In the high-ceilinged shadows of the old Pump House at White Rock Lake, Bud Melton clicks through PowerPoint slides of apartment complexes, shopping malls, even public schools. Underneath them, he explains, is a crisscrossed network of the creeks and streams that used to be part of Dallas's landscape, long before Dallas was, well, Dallas. But those streams can be "daylighted," Melton says, or brought back to the ground level and restored to support the fish and wildlife they once did. He lingers on a slide showing the results of a daylighting project in Seoul, South Korea: a photo of an elderly man sitting on a park bench next to the restored stream, with children playing beside him in the lush, green plants.
"This looks like the kind of place I'd like to live, work, play and grow old," Melton says, running a hand through his thinning white hair. "This doesn't look anything like Dallas."
Melton, tall and thin with intense brown eyes, is a member of Save Open Space, the environmental group founded in 1970 by the late Ned Fritz, and has spent decades advocating for the same "walkable, livable city" that politicians, developers and urban planners are hoping will revitalize Dallas. Melton's plan, presented on the shores of White Rock on Sunday, is simple: create "livability" -- as much for humans as for the natural ecosystem -- by restoring what's already there. (Last year, Schutze wrote about how uncovering Dallas's buried creeks would turn us into one "Sexy Town.")
To that end, Melton and other SOS members have developed an interactive map of the city's "lost and endangered" creeks. Once the group figures out which streams lend themselves most to reclamation, hey'll start raising awareness and funding for a daylighting project. According to Melton, two of the front-runners are Kidd Springs in North Oak Cliff, and Knight's Branch, which flows through the UT Southwestern Medical Center on its way to the Trinity River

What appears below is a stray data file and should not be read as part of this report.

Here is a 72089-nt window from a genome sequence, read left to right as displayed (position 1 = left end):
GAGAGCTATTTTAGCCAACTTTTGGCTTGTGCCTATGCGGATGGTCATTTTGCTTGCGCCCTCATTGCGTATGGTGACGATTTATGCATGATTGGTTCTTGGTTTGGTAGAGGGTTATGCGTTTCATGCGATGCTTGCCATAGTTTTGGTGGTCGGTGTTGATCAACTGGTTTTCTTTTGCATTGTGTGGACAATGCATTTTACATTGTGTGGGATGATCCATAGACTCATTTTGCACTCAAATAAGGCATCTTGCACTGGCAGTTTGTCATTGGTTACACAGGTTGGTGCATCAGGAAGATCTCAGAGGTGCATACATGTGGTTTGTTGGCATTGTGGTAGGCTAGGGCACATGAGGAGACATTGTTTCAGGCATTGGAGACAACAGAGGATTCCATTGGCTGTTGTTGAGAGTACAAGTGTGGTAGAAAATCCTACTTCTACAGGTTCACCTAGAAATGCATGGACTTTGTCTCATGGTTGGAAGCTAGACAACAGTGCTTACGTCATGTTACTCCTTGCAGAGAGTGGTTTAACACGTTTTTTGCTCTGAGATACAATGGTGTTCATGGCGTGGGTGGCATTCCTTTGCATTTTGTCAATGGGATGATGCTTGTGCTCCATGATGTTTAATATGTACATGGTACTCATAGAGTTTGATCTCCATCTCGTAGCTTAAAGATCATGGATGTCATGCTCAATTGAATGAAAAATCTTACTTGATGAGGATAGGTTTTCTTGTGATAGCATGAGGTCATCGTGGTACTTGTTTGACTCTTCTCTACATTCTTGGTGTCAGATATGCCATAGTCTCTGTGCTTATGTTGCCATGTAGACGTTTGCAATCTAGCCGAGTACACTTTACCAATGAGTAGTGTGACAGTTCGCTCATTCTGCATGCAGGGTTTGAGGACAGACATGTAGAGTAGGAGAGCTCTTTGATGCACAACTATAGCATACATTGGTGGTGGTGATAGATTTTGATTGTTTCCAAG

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The concept of daylighting urban streams isn't new; Seattle started one such project in 1992, and California, New York and several other cities in Washington have embarked on similar ventures in an effort to restore natural streams and their attendant benefits -- aesthetic, environmental, even economic (because of their contributions to property value, runoff control and stormwater drainage) -- to urban areas. But in Dallas, Melton may have to face an uphill battle. Attendance at Sunday's meeting was meager, with just seven SOS members who among them made hardly a dent in the homemade refreshments. But Melton harbors no illusions about the difficulty of changing the way Dallas treats its streams.
"I wouldn't be surprised if it took 15 years [to daylight one stream]," Melton told the small but passionate group on Sunday. Still, he hopes neighborhood associations and other groups will see the value in having their local streams look more like Turtle Creek than the old days of
neglected Trinity River backwater -- or, for that matter, parking lots.
"We're at an incredible opportunity, given the economic situation, to step back and think about [how to] make better decisions," Melton told Unfair Park after the meeting. In his view, slowed development marks a unique chance to stop and reorient Dallas toward a more livable-city paradigm.
"SOS is not real sexy," Melton added. "But we [can] educate the thinkers and the decision makers. There's got to be a sea change in our policy."